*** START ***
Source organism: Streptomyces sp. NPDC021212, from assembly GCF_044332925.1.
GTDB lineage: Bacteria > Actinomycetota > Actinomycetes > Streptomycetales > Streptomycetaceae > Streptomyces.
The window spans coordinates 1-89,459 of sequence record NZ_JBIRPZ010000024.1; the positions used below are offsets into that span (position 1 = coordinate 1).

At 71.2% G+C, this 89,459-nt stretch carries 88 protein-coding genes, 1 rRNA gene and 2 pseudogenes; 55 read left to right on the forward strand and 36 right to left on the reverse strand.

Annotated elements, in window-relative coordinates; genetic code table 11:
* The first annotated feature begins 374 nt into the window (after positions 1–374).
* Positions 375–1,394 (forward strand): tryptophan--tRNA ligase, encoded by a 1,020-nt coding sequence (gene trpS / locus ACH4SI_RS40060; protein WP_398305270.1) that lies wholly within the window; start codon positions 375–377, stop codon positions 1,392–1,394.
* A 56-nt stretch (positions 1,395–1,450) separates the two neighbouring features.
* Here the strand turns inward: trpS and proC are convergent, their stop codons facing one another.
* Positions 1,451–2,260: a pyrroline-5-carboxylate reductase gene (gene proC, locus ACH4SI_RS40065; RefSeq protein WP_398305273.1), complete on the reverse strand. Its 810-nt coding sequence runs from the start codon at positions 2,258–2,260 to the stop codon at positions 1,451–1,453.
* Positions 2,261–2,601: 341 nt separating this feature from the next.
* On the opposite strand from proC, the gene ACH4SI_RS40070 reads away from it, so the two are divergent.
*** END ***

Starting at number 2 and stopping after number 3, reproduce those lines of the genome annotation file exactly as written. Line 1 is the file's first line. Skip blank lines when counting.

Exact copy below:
GTDB lineage: Bacteria > Actinomycetota > Actinomycetes > Streptomycetales > Streptomycetaceae > Streptomyces.
The window spans coordinates 1-89,459 of sequence record NZ_JBIRPZ010000024.1; the positions used below are offsets into that span (position 1 = coordinate 1).